Effie was in several parts when discovered. The mummy was the carefully embalmed, and the tears stitched together by University of Alaska scientists. The tearing was probably due to scavenging before burial. Effie would have been eaten almost entirely because the bones of such a young animal are soft and poorly ossified. The tip of the trunk was missing because it was eaten off. It is difficult to estimate the season of death because Effie lacked teeth, hair, and internal organs. Burial would have taken place during spring when snow was melting or possibly after a rare summer thunderstorm. It would have taken very little silt to bury this mammoth because it was so small. The skull and the rest of the skin were probably dragged away and not covered by silt, or the miners did not recognize the remains as they were washed away.
Age and the Circumstances of Death
Effie’s size is the only clue to its age. An elephant in its first year averages about a meter at the shoulder, and based on this, Effie probably died during its first year. Elephants lose about half of their young during the first couple of years, and this probably held true for mammoths as well. Few elephant calves are actually killed by predators as the mother is too good a protector. However, since the female has to nurse the calf through its first winter, her condition is critical. Any female who produces less than optimum amounts and quality of milk is likely to lose her young. In this case, the young would be more likely to catch some disease, have an accident, or simply starve.
Conclusion
Effie was probably not killed by a predator, but died from malnutrition or an accident. The carcass would have been protected by the mother for a few days, then abandoned. Scavengers such as wolves, wolverines, or lions would have moved in, tearing through the tough skin to get to the other, more choice parts. Effie’s death was not unusual. It was a natural and common part of the mammoth’s life history. The death of such a young animal had little impact on the mammoth population as the mother soon came into estrous and had another young a couple of years later. The gestation period of elephants is about 22 months, a trait fairly constant in proboscideans. Mammoths probably had similar gestation periods.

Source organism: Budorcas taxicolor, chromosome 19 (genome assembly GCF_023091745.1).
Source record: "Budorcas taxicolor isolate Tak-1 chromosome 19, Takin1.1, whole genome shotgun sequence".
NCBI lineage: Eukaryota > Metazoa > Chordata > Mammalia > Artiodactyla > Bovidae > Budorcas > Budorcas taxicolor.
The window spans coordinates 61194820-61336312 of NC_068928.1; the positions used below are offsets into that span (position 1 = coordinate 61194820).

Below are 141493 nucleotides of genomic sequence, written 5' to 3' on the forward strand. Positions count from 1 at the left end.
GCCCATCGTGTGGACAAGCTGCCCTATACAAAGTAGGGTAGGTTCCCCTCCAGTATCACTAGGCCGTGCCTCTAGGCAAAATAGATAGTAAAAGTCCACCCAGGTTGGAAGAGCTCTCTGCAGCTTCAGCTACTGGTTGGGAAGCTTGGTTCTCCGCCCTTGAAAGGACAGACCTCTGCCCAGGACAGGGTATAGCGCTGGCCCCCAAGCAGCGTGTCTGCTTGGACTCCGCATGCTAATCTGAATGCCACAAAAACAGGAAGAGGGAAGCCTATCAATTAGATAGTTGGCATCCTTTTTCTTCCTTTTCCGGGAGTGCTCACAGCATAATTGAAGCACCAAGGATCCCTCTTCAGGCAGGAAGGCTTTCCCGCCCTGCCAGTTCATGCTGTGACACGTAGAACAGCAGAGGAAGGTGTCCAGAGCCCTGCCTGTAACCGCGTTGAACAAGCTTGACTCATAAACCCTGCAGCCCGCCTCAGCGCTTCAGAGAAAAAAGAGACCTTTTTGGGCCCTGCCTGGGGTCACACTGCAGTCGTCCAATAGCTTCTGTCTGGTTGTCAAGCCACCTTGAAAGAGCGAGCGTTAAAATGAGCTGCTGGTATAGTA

alaskamuseum!

oosik:

Effie the Woolly Mammoth: University of Alaska Museum of the North

The Discovery

In August of 1948, an unusual fossil was washed out of the much at a gold mine located on Fairbanks Creek, north of Fairbanks. It was the head, foreleg, and shoulder of a very young Pleistocene mammoth. It was nicknamed “Effie,” after the Fairbanks Exploration (FE) branch of the United States Smelting, Refining, & Mining Company. A carbon 14 date from Effie’s skin indicated that it died approximately 21,300 years ago.

Scientific Importance

The preservation of the skin, muscles, and connective tissue makes Effie the best preserved mammoth to be found in North America. These remains have furnished comparative material for the identification of blood stains on Alaskan stone artifacts that were used to kill and/or butcher mammoths. In addition, DNA analysis from Effie’s tissue will help us understand to what extent the breeding lines of mammoth have diverged from a common ancestor.

Preservation

Effie was in several parts when discovered. The mummy was the carefully embalmed, and the tears stitched together by University of Alaska scientists. The tearing was probably due to scavenging before burial. Effie would have been eaten almost entirely because the bones of such a young animal are soft and poorly ossified. The tip of the trunk was missing because it was eaten off. It is difficult to estimate the season of death because Effie lacked teeth, hair, and internal organs. Burial would have taken place during spring when snow was melting or possibly after a rare summer thunderstorm. It would have taken very little silt to bury this mammoth because it was so small. The skull and the rest of the skin were probably dragged away and not covered by silt, or the miners did not recognize the remains as they were washed away.

Age and the Circumstances of Death